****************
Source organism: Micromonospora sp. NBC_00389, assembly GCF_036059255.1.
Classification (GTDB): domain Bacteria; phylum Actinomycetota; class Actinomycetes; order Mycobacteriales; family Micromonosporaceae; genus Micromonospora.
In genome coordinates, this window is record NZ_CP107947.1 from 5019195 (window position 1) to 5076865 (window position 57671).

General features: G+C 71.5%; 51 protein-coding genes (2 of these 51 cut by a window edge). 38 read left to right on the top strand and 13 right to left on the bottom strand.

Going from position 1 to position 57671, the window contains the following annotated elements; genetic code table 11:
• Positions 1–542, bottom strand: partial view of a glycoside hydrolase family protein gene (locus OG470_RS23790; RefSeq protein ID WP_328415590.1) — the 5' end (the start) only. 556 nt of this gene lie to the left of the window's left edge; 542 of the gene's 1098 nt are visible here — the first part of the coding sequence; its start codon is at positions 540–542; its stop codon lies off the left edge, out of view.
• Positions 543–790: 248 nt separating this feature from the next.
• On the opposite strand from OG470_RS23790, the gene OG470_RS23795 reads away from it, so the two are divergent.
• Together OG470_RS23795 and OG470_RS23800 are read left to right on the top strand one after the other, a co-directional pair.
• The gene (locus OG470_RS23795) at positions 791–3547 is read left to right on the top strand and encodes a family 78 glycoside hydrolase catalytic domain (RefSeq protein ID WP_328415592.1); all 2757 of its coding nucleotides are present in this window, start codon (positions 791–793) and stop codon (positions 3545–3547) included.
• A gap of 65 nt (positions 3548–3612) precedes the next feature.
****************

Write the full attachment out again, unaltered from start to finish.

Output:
Source organism: Micromonospora sp. NBC_00389, assembly GCF_036059255.1.
Classification (GTDB): domain Bacteria; phylum Actinomycetota; class Actinomycetes; order Mycobacteriales; family Micromonosporaceae; genus Micromonospora.
In genome coordinates, this window is record NZ_CP107947.1 from 5019195 (window position 1) to 5076865 (window position 57671).

General features: G+C 71.5%; 51 protein-coding genes (2 of these 51 cut by a window edge). 38 read left to right on the top strand and 13 right to left on the bottom strand.

Going from position 1 to position 57671, the window contains the following annotated elements; genetic code table 11:
• Positions 1–542, bottom strand: partial view of a glycoside hydrolase family protein gene (locus OG470_RS23790; RefSeq protein ID WP_328415590.1) — the 5' end (the start) only. 556 nt of this gene lie to the left of the window's left edge; 542 of the gene's 1098 nt are visible here — the first part of the coding sequence; its start codon is at positions 540–542; its stop codon lies off the left edge, out of view.
• Positions 543–790: 248 nt separating this feature from the next.
• On the opposite strand from OG470_RS23790, the gene OG470_RS23795 reads away from it, so the two are divergent.
• Together OG470_RS23795 and OG470_RS23800 are read left to right on the top strand one after the other, a co-directional pair.
• The gene (locus OG470_RS23795) at positions 791–3547 is read left to right on the top strand and encodes a family 78 glycoside hydrolase catalytic domain (RefSeq protein ID WP_328415592.1); all 2757 of its coding nucleotides are present in this window, start codon (positions 791–793) and stop codon (positions 3545–3547) included.
• A gap of 65 nt (positions 3548–3612) precedes the next feature.